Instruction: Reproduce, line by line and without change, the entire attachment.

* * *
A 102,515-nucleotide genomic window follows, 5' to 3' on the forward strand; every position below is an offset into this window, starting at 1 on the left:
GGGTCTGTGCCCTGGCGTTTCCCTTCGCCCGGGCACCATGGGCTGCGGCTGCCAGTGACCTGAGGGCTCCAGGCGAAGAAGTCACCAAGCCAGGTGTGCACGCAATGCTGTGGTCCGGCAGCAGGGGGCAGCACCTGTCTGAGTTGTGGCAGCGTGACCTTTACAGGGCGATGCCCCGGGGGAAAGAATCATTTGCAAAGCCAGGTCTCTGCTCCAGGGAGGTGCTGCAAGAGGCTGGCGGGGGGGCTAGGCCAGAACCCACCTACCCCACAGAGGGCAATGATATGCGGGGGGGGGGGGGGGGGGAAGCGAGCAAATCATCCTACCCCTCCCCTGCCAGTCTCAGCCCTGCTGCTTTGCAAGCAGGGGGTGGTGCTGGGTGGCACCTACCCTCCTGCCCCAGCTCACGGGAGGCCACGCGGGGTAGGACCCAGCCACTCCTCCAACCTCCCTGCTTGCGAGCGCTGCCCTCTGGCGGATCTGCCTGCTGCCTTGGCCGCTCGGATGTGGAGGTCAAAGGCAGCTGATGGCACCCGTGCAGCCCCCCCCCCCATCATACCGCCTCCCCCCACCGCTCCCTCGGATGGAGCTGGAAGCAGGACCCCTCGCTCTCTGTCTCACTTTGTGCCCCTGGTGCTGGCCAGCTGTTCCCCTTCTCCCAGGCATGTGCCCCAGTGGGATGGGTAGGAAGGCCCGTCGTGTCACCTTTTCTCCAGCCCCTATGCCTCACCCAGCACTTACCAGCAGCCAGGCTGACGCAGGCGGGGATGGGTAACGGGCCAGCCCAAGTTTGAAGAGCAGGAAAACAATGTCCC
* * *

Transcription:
A 102,515-nucleotide genomic window follows, 5' to 3' on the forward strand; every position below is an offset into this window, starting at 1 on the left:
GGGTCTGTGCCCTGGCGTTTCCCTTCGCCCGGGCACCATGGGCTGCGGCTGCCAGTGACCTGAGGGCTCCAGGCGAAGAAGTCACCAAGCCAGGTGTGCACGCAATGCTGTGGTCCGGCAGCAGGGGGCAGCACCTGTCTGAGTTGTGGCAGCGTGACCTTTACAGGGCGATGCCCCGGGGGAAAGAATCATTTGCAAAGCCAGGTCTCTGCTCCAGGGAGGTGCTGCAAGAGGCTGGCGGGGGGGCTAGGCCAGAACCCACCTACCCCACAGAGGGCAATGATATGCGGGGGGGGGGGGGGGGGGAAGCGAGCAAATCATCCTACCCCTCCCCTGCCAGTCTCAGCCCTGCTGCTTTGCAAGCAGGGGGTGGTGCTGGGTGGCACCTACCCTCCTGCCCCAGCTCACGGGAGGCCACGCGGGGTAGGACCCAGCCACTCCTCCAACCTCCCTGCTTGCGAGCGCTGCCCTCTGGCGGATCTGCCTGCTGCCTTGGCCGCTCGGATGTGGAGGTCAAAGGCAGCTGATGGCACCCGTGCAGCCCCCCCCCCCATCATACCGCCTCCCCCCACCGCTCCCTCGGATGGAGCTGGAAGCAGGACCCCTCGCTCTCTGTCTCACTTTGTGCCCCTGGTGCTGGCCAGCTGTTCCCCTTCTCCCAGGCATGTGCCCCAGTGGGATGGGTAGGAAGGCCCGTCGTGTCACCTTTTCTCCAGCCCCTATGCCTCACCCAGCACTTACCAGCAGCCAGGCTGACGCAGGCGGGGATGGGTAACGGGCCAGCCCAAGTTTGAAGAGCAGGAAAACAATGTCCC